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Russia: Human error caused plane crash

| April 13, 2010 9:00 PM


Associated Press writers

WARSAW, Poland - Russian investigators suggested human error may have been to blame in the plane crash that killed the Polish president and 95 others, saying Monday there were no technical problems with the Soviet-made plane.

The Tu-154 went down Saturday while trying to land in dense fog near a Smolensk airport in western Russia. All aboard were killed, including President Lech Kaczynski and dozens of Polish political, military and religious leaders.

They had been traveling in the Polish government-owned plane to attend a memorial in the nearby Katyn forest for thousands of Polish military officers executed 70 years ago by Josef Stalin's secret police.

The pilot had been warned of bad weather in Smolensk, and was advised by traffic controllers to land elsewhere - which would have delayed the Katyn observances.

He was identified as Capt. Arkadiusz Protasiuk, 36, and the co-pilot as Maj. Robert Grzywna, 36. Also in the cockpit were Ensign Andrzej Michalak, 36, and Lt. Artur Zietek, 31.

In Warsaw, there was concern the pilots may have been asked by someone in the plane to land at Smolensk instead of diverting to Minsk or Moscow, in part to avoid missing the ceremonies.

Polish Prosecutor General Andrzej Seremet said Polish investigators talked to the flight controller and flight supervisor and "concluded that there were no conditions for landing."

"The tower was advising against the landing," Seremet said.

The plane was equipped with an instrument landing system, or ILS, said Col. Wieslaw Grzegorzewski of the Polish Defense Ministry.

"I can confirm the pilots were preparing for landing without the ILS system," he said. "The airport didn't have the ILS system."

Russian media reports said the Smolensk airfield is a former military air base that lacks equipment for automatic landings.

The business daily Kommersant said Monday that about 50 military personnel maintain the airport which is used only sporadically for official visits. It said the airfield has no permanent traffic controllers, and they are brought from the city of Tver when it's necessary.

Kommersant also said that the pilots had been informed about the bad weather in the area while the plane was still over Belarus, but the captain said he would see conditions for himself and then make a decision.

Polish investigators said they will listen to the cockpit conversations recorded on the black boxes to see if there were "any suggestions made to the pilots" from other people aboard the plane.

Other Russian officials said the pilots were offered the chance to land in Moscow, Minsk or Vitebsk, but they chose Smolensk, despite four failed attempts before the fifth and fatal approach.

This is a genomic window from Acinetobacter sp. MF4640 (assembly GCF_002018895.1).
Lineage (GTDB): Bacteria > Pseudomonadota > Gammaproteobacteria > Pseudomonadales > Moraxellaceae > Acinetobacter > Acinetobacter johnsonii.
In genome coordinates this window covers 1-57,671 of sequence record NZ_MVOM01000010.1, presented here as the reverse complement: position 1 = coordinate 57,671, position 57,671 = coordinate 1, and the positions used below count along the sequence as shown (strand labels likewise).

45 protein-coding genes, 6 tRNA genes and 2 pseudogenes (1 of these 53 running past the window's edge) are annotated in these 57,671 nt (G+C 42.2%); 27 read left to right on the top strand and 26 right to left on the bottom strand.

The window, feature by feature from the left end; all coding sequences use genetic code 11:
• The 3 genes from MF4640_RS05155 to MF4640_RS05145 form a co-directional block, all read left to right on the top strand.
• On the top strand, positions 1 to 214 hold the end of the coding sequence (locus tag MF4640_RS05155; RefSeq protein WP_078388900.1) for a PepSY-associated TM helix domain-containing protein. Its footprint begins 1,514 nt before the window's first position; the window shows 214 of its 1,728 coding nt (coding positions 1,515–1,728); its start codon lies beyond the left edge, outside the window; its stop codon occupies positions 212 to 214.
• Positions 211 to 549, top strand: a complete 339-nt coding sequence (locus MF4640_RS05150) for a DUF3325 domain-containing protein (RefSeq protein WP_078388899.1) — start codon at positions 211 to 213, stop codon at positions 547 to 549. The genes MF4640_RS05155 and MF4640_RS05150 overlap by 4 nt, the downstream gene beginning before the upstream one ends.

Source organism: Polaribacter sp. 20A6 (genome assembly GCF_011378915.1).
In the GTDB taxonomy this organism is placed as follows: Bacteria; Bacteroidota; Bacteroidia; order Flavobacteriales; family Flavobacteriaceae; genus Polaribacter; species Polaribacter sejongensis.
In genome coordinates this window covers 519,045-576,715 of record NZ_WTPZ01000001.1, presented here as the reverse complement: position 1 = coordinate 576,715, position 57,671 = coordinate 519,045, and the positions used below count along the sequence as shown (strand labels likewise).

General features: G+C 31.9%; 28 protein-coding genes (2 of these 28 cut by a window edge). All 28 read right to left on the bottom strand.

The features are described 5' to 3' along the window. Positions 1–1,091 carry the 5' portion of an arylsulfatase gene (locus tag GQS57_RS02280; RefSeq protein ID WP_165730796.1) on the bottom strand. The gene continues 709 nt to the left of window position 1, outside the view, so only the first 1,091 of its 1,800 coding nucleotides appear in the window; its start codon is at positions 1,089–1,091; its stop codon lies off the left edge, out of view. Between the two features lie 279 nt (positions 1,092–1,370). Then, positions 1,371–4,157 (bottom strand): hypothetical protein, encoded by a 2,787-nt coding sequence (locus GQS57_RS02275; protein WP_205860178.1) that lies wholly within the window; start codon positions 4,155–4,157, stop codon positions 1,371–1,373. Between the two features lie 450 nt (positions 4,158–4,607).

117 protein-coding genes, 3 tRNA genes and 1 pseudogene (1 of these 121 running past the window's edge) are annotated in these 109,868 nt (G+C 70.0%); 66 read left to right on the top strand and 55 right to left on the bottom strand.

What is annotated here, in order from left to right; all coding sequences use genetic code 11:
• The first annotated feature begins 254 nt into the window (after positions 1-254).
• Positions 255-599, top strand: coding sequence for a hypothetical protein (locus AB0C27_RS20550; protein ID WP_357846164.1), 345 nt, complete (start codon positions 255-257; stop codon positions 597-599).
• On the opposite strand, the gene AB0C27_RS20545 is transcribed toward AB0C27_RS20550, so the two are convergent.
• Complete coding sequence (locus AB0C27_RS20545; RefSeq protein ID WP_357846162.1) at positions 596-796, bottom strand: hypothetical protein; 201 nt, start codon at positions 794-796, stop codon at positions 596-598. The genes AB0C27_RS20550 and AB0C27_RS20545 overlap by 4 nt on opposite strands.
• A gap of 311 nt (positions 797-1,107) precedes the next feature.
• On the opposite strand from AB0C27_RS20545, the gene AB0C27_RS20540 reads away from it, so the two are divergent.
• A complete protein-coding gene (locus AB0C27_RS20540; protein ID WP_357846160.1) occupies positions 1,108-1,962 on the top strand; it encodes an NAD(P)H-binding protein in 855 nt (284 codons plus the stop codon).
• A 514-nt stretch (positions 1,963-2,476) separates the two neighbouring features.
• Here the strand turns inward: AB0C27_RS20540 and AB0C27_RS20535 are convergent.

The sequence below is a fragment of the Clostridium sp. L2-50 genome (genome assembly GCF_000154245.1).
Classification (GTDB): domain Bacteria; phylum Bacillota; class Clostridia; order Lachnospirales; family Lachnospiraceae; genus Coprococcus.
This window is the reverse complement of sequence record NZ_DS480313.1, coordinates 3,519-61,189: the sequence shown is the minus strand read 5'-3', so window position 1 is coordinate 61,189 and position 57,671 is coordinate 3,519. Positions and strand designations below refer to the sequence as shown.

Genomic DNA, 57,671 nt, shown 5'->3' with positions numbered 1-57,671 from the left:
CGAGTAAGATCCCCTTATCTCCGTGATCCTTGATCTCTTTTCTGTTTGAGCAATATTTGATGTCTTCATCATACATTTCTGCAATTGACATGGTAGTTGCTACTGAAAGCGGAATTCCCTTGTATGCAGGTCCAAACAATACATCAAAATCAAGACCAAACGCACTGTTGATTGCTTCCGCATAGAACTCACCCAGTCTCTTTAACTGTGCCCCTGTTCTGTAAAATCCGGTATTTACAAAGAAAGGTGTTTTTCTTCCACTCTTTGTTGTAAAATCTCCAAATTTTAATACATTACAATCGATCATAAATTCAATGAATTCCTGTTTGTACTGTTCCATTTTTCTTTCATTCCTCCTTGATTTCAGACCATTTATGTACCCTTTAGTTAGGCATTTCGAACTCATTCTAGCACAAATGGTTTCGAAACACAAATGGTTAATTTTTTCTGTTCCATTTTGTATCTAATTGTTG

Polish media reported in August 2008 that pilots flying Kaczynski to Tbilisi refused the president's order to land there because of the country's war with Russia, diverting instead to Azerbaijan.

In remarks on Russian television, Deputy Prime Minister Sergei Ivanov told a government meeting including President Dmitry Medvedev that the data recorders on the plane were found to have been completely functional, which will allow a detailed analysis.

"It is reliably confirmed that warning of the unfavorable weather conditions at the North airport and recommendations to go to a reserve airport were not only transmitted but received by the crew of the plane," he said.

Russian investigators have almost finished reading the flight recorders, said Alexander Bastrykin, Russia's chief investigator.

"The readings confirm that there were no problems with the plane, and that the pilot was informed about the difficult weather conditions, but nevertheless decided to land," Bastrykin said during a briefing with Russian Prime Minister Vladimir Putin in Smolensk.

The wreckage will remain on site through midweek to speed the investigation, Russian Deputy Transport Minister Igor Levitin said.

In Warsaw, the acting president, Bronislaw Komorowski, moved Monday to start appointing replacements for the many posts left vacant in the presidential office. He appointed a retired general, Stanislaw Koziej, as new National Security Bureau chief, and said the first task he was setting him was a review of the rules for travel of top military officials.

Both Russia and Ukraine declared a day of mourning Monday, as Poles struggled to come to terms with the tragedy that eliminated so many of their government and military leaders.

Tens of thousands watched as Kaczynski's body, returned Sunday to Warsaw, was carried in a coffin by a hearse to the presidential palace. His twin brother, Jaroslaw Kaczynski, the former prime minister, was present.

At U.N. headquarters in New York, the U.N.'s blue and white flag flew at half-staff Monday in Kaczynski's memory.

U.N. Secretary-General Ban Ki-moon expressed his "most profound condolence at such a tragic passing away of President Lech Kaczynski, with whom I have been working very closely, especially on climate change."

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